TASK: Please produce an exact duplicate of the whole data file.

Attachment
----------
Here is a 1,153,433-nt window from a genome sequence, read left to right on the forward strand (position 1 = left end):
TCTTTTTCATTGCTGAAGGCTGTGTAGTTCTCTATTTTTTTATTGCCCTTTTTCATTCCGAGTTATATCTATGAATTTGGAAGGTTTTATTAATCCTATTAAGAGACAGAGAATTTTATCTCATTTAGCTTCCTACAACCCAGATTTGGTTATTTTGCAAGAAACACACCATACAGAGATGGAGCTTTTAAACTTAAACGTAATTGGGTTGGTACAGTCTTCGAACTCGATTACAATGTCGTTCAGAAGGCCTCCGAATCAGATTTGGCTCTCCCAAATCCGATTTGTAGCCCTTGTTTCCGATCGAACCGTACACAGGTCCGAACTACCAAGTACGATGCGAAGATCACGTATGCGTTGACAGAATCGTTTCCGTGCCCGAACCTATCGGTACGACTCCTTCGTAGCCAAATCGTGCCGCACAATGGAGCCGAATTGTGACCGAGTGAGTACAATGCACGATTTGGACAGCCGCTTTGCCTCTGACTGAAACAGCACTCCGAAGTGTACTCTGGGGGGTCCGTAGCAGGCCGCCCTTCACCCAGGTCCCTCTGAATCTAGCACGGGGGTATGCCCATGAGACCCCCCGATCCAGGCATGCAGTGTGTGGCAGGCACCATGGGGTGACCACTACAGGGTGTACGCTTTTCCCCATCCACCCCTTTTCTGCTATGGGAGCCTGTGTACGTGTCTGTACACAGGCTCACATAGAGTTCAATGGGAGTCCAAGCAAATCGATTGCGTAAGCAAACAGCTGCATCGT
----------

Here is a 1,153,433-nt window from a genome sequence, read left to right on the forward strand (position 1 = left end):
TCTTTTTCATTGCTGAAGGCTGTGTAGTTCTCTATTTTTTTATTGCCCTTTTTCATTCCGAGTTATATCTATGAATTTGGAAGGTTTTATTAATCCTATTAAGAGACAGAGAATTTTATCTCATTTAGCTTCCTACAACCCAGATTTGGTTATTTTGCAAGAAACACACCATACAGAGATGGAGCTTTTAAACTTAAACGTAATTGGGTTGGTACAGTCTTCGAACTCGATTACAATGTCGTTCAGAAGGCCTCCGAATCAGATTTGGCTCTCCCAAATCCGATTTGTAGCCCTTGTTTCCGATCGAACCGTACACAGGTCCGAACTACCAAGTACGATGCGAAGATCACGTATGCGTTGACAGAATCGTTTCCGTGCCCGAACCTATCGGTACGACTCCTTCGTAGCCAAATCGTGCCGCACAATGGAGCCGAATTGTGACCGAGTGAGTACAATGCACGATTTGGACAGCCGCTTTGCCTCTGACTGAAACAGCACTCCGAAGTGTACTCTGGGGGGTCCGTAGCAGGCCGCCCTTCACCCAGGTCCCTCTGAATCTAGCACGGGGGTATGCCCATGAGACCCCCCGATCCAGGCATGCAGTGTGTGGCAGGCACCATGGGGTGACCACTACAGGGTGTACGCTTTTCCCCATCCACCCCTTTTCTGCTATGGGAGCCTGTGTACGTGTCTGTACACAGGCTCACATAGAGTTCAATGGGAGTCCAAGCAAATCGATTGCGTAAGCAAACAGCTGCATCGT